Trump Threatens to Declassify “Devastating” Docs if Democrats Investigate Him
WASHINGTON, DC – November 29, 2018
We have written before that the global economy has reached an “epochal pivot,” a moment when the false prosperity created from the trillions in printed money by the world’s central banks lurches violently into reverse. The crisis is global and Trump has no good way out of it. If we discard the details, he had only 2 ways: to save the world dollar system at the expense of the US economy or to save the US economy at the expense of the world financial system. Trump and the elite groups behind him have chosen the second option. The globalists represented by the Clinton clan want to go for the first option.
We also described possible scenarios. Literally the second step in the chain of events leading to the beginning of the civil war was Trump’s publication of “details of the investigations (though far from everything is cleared up) against individuals in the FBI, CIA and other secret agencies, as well as the leadership of the Democratic Party and the previous Administration regarding their crimes and corruption.” Looks like our predictions are starting to come true.
Over the past two days, President Trump has given a series of freewheeling interviews where he has threatened a government shutdown, expressed his regret over choosing Fed Chairman Jerome Powell, and even opined that Janet Yellen was “too short” to be chairwoman of the Federal Reserve.
And in his latest informal chat with the New York Post from behind the Resolute Desk, the President threatened once again to retaliate against Democrats if they try to “play tough” by investigating him—this time by declassifying a wide swath of “devastating” documents related to the Mueller probe, which he had initially planned to do in September before changing his mind.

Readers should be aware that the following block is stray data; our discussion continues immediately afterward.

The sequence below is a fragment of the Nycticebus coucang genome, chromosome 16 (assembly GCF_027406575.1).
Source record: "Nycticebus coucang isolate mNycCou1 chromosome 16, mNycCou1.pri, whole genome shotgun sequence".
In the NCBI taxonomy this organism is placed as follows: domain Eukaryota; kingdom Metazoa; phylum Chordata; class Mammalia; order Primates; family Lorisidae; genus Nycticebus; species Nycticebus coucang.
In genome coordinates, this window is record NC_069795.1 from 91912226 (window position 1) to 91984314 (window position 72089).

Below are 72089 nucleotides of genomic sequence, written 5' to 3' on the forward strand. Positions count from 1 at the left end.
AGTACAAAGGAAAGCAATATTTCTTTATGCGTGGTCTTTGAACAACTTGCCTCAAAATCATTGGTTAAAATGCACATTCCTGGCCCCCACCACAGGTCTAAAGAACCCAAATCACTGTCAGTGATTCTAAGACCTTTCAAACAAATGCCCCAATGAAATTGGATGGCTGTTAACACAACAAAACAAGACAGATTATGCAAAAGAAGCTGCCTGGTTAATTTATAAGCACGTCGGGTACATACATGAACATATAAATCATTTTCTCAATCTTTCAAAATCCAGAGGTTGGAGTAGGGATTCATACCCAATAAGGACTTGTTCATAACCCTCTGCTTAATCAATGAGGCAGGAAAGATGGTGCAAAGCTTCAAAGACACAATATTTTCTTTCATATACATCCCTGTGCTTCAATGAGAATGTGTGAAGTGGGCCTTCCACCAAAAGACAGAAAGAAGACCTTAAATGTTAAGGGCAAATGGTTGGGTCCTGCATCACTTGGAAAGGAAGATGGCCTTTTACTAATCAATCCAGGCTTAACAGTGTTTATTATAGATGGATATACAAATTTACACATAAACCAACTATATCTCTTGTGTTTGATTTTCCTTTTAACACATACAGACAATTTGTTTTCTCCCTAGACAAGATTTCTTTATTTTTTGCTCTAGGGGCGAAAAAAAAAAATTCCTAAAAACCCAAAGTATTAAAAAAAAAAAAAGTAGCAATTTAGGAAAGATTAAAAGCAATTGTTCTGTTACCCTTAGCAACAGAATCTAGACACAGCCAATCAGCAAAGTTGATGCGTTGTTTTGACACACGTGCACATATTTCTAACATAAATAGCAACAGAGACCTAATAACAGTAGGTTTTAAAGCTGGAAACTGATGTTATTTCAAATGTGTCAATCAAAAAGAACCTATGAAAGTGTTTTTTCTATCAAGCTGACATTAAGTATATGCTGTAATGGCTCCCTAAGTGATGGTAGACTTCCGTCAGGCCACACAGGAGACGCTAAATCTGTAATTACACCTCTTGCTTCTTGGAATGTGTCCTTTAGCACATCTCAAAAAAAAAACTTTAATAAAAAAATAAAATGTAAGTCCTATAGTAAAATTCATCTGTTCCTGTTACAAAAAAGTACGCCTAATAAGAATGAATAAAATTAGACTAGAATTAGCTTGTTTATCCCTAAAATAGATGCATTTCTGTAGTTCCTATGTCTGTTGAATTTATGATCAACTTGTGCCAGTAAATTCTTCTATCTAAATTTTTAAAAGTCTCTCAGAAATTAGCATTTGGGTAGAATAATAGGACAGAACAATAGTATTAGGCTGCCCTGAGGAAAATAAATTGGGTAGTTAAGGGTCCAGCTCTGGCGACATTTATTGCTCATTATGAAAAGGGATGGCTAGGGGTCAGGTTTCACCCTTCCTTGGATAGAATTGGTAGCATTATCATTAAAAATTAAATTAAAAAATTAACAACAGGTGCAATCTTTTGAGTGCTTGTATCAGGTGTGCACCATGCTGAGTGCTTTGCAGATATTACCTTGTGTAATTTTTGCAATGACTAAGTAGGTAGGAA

“If they go down the presidential harassment track, if they want go and harass the president and the administration, I think that would be the best thing that would happen to me. I’m a counter-puncher and I will hit them so hard they’d never been hit like that,” he said during a 36-minute Oval Office sit-down.
He threatened to declassify FISA warrant applications and other documents from Robert Mueller’s probe — and predicted the disclosure would expose the FBI, the Justice Department, and the Clinton campaign as being in cahoots to set him up.
“I think that would help my campaign. If they want to play tough, I will do it. They will see how devastating those pages are.”
“It’s much more powerful if I do it then,” Trump said, “because if we had done it already, it would already be yesterday’s news.”
Trump revealed his playbook just as Democrats are set to take over House committees in January where they have threatened to investigate his business dealing, relationship with Russia and his tax returns, among other alleged transgressions—something Trump characterized as “presidential harassment.”
In September, a group of Trump allies in the House – led by Rep. Lee Zeldin of New York – called on Trump to declassify scores of Justice Department documents they believe undercut the start of the Russia investigation and show bias against Trump.
The documents include Justice officials’ request to surveil Trump campaign adviser Carter Page and memos on DOJ official Bruce Ohr’s interactions with Christopher Steele, the author of a controversial dossier that alleged Trump ties with Russia.
Trump initially agreed to declassify the documents, including text messages sent by former FBI officials James Comey, Andrew G. McCabe as well as Peter Strzok, Lisa Page and Ohr. Trump allies believe the revelations will show favoritism toward Hillary Clinton and a plot to take down Trump.
Trump then said he hesitated to release the documents because his lawyer, Emmet Flood, had advised him not to—instead recommending that he wait for a more politically advantageous opportunity.
“He didn’t want me to do it yet, because I can save it,” Trump said.
The President also pushed back on the notion that all the Justice Department documents should eventually be released for the sake of transparency.
“Some things maybe the public shouldn’t see because they are so bad,” Trump said, making clear it wasn’t damaging to him, but to others. “Maybe it’s better that the public not see what’s been going on with this country.”
Speaking during what ended up being a contentious press conference on the day after the midterms, President Trump threatened to assume a “war posture” should Democrats try to investigate him, warning “two can play at that game,” before claiming that the American public was already suffering from “investigation fatigue.”